Welcome to my little Pixel Art Tutorial – Walking post!

Hi everyone!

I’ve got a couple of pixel art tutorials up now…

Pixel Art Tutorial – Goblin Dungeon
Pixel Art Tutorial – BB-8
PXLPET Unicorn – a pixel art tutorial

I think we’re ready to start animating. This is where the real fun of pixel art comes into it.


I thought we’d use a super simple character, one that I found on Fiverr (Source):

I won’t go into the creation of this character, so here’s the cheat sheet to get you started:

Background Purple (#766ed4), Jacket Black (#000000), Shoe Black (#0c0d11), Dark Red (#871622), Light Red (#a91c2d), Normal Skin Colour (#e69d79), Shaded Skin Colour (#db7441), T-shirt Shadow Gray (#a3a3a3), T-shirt White (#ffffff), Bright Hat Red (#c4202f) and Nose Brown (#bf5824).


So I’ll be using the very excellent Pyxel Edit but you can use any art program that has layers and animation capabilities.
I’ll be starting a new document with 21 tiles.

It’s almost certainly overkill, but with the animation tool you can just grab the frames you need, so there’s no harm in adding too many frames:

You don’t have to, but I’m actually going to put the different limbs and body parts on different layers to help keep track of the movement of each, and to help demonstrate how they work separately.
Since our character has some white on his shirt and hat, I’m going to first create a background layer so that the white pixels don’t get lost.
Click on the + button in the Layers section to add a new layer and call it Background.

Might as well chuck in the rest of the layers as well for Head, Torso, Front Leg, Back Leg, Front Arm and Back Arm:

Using Bucket tool, cover the background with the Background Purple (#766ed4):

I’ve then made the background layer non-visible to show you the gridlines of the other layers.
On the Torso layer, paste your character:

Delete the dude’s legs:

Head over to the Front Leg layer and draw in some leg action:

Go through and animate the different stages of a step. You can do it in as many frames or as little frames as you like. Obviously 12 frames would be way smoother than 2 or 3, but here I’ve chosen to go 6:

One little trick I’ve learnt is that the foot on the ground always moves to the back… that’s how we propel our way forward.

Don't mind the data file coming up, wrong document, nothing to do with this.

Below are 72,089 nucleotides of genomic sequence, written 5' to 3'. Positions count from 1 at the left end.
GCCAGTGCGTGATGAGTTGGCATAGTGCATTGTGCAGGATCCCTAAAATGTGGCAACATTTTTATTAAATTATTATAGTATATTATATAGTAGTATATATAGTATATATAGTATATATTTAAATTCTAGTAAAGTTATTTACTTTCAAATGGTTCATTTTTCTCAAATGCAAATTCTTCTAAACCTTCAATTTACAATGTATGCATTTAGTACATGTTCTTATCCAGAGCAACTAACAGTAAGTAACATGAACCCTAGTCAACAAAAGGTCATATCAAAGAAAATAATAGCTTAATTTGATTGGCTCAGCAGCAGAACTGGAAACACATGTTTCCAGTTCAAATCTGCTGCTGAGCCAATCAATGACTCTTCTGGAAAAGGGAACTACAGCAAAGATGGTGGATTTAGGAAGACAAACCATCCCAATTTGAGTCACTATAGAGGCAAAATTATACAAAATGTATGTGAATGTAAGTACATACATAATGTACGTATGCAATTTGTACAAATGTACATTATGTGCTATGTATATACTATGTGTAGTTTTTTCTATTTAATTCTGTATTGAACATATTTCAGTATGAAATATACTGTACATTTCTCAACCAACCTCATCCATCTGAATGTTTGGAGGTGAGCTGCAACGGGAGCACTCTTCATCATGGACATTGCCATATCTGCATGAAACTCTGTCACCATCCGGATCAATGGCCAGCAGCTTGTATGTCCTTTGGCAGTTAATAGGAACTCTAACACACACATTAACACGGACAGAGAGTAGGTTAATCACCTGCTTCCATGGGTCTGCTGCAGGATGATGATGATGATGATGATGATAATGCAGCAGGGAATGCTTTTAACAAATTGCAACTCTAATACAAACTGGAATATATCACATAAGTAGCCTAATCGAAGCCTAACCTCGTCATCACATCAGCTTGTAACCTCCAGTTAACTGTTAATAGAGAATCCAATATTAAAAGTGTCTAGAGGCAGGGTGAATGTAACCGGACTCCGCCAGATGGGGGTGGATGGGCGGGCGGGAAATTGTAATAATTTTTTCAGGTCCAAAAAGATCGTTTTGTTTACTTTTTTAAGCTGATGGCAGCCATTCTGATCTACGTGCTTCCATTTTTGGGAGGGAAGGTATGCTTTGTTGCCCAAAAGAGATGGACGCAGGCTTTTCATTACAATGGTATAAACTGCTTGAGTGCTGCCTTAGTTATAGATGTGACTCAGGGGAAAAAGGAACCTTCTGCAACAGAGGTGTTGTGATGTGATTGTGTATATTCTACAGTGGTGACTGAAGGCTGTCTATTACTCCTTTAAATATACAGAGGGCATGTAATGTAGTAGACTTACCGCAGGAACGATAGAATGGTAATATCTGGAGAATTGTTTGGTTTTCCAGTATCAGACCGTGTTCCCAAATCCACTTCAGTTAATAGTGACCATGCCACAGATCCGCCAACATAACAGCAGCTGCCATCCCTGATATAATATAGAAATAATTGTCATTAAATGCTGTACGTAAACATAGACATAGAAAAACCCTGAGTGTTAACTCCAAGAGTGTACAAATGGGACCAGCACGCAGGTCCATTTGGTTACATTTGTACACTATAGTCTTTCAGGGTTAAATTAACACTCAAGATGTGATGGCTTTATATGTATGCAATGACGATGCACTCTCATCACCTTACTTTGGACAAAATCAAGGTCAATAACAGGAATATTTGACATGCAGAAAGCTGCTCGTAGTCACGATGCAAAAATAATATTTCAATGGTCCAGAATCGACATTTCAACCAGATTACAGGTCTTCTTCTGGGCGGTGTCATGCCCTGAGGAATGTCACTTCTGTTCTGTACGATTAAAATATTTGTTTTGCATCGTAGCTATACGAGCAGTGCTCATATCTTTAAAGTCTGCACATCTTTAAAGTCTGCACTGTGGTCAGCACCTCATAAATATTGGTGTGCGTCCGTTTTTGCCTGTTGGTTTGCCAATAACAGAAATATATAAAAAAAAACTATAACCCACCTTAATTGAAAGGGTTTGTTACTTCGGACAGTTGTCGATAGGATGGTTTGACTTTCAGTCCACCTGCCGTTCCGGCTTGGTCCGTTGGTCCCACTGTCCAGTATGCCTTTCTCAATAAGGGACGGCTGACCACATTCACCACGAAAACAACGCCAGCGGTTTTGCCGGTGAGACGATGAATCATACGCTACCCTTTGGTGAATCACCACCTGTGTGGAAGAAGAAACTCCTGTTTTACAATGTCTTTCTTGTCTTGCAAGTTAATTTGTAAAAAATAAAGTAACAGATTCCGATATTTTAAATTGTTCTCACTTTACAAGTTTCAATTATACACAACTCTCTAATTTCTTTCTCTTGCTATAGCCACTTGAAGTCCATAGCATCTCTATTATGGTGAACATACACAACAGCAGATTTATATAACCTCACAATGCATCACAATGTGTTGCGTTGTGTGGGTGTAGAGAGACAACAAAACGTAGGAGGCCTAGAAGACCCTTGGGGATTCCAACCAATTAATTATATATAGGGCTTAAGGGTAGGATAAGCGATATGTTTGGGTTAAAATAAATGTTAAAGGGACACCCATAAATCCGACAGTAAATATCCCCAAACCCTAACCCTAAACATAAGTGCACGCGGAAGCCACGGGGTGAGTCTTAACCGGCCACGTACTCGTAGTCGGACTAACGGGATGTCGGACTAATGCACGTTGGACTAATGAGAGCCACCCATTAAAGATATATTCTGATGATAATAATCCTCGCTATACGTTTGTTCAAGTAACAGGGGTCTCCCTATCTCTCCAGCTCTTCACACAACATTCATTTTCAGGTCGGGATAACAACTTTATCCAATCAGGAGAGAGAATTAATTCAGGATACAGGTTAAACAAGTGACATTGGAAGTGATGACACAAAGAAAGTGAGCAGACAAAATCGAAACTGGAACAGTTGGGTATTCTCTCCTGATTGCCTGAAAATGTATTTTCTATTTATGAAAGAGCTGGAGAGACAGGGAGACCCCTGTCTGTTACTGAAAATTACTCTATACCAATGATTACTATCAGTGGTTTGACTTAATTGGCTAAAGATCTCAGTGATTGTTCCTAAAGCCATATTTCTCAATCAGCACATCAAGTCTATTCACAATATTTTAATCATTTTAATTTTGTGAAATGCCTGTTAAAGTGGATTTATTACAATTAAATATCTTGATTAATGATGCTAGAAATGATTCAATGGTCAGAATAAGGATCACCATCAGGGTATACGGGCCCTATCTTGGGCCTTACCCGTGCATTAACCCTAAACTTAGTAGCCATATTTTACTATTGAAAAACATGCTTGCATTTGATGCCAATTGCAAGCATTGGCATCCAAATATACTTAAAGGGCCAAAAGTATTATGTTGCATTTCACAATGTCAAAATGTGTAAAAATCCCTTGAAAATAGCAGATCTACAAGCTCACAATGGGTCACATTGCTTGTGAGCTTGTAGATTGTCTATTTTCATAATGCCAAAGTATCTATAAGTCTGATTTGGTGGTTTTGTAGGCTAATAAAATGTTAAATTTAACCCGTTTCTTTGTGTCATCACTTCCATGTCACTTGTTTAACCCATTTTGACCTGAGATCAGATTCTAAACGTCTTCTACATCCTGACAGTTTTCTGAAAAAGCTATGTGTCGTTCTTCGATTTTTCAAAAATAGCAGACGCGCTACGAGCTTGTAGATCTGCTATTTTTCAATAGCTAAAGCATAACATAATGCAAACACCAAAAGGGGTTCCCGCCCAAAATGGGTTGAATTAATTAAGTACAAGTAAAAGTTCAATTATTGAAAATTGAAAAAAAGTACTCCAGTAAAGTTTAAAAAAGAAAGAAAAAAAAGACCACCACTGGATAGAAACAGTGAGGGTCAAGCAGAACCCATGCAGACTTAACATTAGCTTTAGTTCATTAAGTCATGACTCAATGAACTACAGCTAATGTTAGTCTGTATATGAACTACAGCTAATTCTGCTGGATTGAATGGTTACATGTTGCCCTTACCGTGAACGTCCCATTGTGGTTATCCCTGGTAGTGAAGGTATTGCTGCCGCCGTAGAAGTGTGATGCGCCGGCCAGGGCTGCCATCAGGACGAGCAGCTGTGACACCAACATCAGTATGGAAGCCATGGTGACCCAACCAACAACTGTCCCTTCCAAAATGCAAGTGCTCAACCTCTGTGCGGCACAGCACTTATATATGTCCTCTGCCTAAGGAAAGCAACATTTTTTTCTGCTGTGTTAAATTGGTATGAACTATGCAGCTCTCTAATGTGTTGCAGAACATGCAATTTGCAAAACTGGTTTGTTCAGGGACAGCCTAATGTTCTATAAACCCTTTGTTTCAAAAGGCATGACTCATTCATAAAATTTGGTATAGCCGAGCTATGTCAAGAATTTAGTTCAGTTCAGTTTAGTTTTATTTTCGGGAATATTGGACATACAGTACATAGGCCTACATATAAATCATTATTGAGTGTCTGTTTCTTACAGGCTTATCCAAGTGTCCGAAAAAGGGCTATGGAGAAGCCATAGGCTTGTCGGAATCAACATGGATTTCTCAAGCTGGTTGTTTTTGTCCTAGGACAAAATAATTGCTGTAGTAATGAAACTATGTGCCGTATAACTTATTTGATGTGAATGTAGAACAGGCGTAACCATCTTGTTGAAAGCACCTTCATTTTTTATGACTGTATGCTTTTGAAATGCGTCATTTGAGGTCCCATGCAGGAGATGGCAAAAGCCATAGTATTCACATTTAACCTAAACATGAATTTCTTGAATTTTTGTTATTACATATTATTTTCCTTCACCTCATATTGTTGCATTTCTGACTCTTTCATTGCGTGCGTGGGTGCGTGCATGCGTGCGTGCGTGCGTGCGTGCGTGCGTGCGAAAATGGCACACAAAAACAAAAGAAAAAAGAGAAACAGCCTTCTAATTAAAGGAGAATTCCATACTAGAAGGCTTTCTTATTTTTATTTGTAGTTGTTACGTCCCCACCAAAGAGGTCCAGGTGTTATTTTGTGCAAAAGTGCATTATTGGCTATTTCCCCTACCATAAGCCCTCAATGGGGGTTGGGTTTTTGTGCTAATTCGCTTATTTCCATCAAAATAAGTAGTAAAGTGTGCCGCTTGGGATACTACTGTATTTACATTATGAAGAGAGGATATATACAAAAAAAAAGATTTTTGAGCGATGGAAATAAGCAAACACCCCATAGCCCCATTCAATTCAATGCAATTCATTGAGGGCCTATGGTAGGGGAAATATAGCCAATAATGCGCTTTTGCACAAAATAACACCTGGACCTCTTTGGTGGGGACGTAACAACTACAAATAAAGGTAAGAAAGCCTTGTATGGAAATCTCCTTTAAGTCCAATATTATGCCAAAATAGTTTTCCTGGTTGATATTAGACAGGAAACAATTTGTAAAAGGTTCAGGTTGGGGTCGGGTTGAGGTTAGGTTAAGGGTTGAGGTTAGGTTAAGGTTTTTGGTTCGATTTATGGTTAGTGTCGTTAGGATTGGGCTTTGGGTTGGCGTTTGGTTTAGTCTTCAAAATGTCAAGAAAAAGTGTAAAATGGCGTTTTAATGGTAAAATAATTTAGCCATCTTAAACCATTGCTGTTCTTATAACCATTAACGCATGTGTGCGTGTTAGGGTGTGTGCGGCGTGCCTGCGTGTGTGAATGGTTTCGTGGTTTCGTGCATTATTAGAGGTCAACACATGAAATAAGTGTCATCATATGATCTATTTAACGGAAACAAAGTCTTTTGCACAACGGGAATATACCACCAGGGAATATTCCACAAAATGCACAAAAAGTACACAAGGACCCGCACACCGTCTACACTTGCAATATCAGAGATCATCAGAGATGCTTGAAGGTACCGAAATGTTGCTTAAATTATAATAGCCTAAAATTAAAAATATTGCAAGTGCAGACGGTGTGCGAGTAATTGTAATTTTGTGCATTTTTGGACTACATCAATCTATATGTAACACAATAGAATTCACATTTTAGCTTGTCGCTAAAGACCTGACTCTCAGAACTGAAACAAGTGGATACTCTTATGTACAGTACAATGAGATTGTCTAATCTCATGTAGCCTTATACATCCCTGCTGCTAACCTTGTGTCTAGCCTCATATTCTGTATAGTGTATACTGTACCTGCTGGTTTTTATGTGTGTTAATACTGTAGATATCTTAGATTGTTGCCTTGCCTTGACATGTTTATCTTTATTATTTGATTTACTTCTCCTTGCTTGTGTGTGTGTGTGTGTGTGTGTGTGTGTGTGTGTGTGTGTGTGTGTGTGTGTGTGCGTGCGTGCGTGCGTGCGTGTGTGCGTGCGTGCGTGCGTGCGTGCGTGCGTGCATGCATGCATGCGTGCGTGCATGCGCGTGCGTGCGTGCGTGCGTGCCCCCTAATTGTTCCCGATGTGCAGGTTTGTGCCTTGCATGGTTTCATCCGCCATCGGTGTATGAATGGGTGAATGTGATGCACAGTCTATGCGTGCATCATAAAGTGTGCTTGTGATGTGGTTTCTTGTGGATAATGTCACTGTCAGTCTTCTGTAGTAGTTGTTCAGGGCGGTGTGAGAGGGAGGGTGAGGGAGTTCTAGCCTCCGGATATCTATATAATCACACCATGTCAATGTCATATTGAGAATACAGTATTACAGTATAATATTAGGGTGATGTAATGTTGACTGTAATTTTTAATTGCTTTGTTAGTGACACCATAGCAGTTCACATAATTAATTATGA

Here is hoppy animated. The walking cycle… (it’s called a ‘walking cycle’ because the animation loops) basically puts his front foot forward (so inspirational!), rests his weight on it and then it kicks back and is brought forward:

It looks weird because there’s no concept that he’s moving forward, so it more looks like a weird red tentacle thrashing around.


To save time, copy the front leg:

Paste it in some other workspace:

Move the first 3 legs to the back three, and the last 3 to the front:

Click on the Back Legs layer and copy these in. Change the colour to Dark Red (#871622) to help distinguish between the two legs:

Un-hide the front leg panel and delete any loose legs and look what we’ve got:

Walk cycle animated

…Which in animation form looks like:

I know it’s pretty jumpy, but I think it works. Part of the charm of pixel art is to communicate using the least amount of information as possible.


By un-hiding the purple background, his hat and t-shirt make a little more sense.

We’re only part-way through this tutorial… his legs are moving but the rest of his body is completely static. Look out for the next Pixel Art tutorial where we add in a lot more motion…


Obviously the more you practice the more you can start to kick it up:


Or several more rungs up the ladder of amazingness:


Thanks so much for reading…Please hit me up on Twitter if you’d like to chat about all things Pixel Art.

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